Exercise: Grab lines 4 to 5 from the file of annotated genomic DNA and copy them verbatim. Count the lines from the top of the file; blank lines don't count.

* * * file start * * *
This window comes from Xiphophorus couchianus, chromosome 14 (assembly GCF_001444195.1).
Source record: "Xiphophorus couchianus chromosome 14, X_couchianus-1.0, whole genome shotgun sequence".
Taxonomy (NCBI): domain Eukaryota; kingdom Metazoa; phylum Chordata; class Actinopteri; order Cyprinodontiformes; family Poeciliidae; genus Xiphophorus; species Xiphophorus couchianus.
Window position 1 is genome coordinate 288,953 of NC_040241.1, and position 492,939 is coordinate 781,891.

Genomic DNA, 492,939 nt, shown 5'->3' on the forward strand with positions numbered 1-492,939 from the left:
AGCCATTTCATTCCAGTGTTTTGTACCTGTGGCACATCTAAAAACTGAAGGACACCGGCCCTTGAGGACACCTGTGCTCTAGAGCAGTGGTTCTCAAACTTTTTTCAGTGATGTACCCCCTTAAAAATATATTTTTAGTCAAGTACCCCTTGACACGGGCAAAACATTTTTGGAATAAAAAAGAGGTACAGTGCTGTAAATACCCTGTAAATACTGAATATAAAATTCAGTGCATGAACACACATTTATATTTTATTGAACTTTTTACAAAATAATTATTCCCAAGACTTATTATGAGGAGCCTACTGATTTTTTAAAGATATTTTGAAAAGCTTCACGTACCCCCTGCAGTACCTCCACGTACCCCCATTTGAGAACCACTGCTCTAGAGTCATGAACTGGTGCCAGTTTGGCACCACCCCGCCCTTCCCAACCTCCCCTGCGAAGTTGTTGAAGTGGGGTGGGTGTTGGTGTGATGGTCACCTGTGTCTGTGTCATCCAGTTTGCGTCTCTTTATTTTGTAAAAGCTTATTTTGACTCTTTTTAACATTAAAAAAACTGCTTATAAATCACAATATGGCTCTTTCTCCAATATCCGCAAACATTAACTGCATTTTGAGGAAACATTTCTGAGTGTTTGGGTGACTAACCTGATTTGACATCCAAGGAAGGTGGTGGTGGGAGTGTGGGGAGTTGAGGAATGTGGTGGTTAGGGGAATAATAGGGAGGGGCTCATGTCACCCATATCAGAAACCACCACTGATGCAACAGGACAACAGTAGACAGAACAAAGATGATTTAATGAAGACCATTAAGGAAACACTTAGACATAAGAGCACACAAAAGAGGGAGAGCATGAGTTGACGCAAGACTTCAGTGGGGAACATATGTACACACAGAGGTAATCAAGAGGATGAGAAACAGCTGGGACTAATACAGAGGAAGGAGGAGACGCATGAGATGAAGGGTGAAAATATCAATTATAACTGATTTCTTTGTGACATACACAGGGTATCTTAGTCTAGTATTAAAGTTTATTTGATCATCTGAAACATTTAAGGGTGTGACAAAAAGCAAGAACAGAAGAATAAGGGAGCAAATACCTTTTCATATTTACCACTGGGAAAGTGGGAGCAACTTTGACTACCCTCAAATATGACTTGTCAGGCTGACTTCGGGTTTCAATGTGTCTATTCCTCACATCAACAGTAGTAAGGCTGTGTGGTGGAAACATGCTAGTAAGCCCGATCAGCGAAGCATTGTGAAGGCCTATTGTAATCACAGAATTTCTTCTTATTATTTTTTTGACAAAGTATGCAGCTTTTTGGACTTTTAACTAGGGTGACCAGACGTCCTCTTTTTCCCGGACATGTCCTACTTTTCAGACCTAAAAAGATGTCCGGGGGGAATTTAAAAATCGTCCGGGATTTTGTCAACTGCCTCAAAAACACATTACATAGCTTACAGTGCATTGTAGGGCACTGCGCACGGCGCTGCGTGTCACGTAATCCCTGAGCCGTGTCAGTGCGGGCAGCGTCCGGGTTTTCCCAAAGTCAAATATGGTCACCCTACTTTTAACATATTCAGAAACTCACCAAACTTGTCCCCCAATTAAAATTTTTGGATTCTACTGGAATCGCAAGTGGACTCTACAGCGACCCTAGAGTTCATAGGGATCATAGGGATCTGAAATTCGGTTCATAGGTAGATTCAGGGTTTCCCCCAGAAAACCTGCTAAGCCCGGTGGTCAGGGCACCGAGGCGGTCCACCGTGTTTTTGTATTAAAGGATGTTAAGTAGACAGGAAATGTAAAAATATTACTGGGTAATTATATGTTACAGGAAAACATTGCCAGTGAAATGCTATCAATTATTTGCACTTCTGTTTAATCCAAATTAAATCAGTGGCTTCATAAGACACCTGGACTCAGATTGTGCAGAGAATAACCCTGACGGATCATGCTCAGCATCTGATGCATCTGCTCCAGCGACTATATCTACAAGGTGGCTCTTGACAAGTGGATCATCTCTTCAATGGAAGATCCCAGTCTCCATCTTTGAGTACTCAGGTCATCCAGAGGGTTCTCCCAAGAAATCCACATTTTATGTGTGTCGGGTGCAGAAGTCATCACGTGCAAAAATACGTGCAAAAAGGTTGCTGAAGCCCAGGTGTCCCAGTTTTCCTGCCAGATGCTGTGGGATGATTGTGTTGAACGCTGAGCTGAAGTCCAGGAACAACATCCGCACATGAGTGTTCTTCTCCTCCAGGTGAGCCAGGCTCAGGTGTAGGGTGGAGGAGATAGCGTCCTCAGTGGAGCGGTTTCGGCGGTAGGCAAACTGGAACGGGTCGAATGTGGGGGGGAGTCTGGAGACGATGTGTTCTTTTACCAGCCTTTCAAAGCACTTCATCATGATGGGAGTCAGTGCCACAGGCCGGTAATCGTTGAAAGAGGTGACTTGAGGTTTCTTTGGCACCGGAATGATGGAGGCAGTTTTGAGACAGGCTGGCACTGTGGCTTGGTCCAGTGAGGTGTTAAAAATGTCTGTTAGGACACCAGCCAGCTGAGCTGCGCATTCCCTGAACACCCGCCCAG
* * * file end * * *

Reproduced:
Window position 1 is genome coordinate 288,953 of NC_040241.1, and position 492,939 is coordinate 781,891.

Genomic DNA, 492,939 nt, shown 5'->3' on the forward strand with positions numbered 1-492,939 from the left: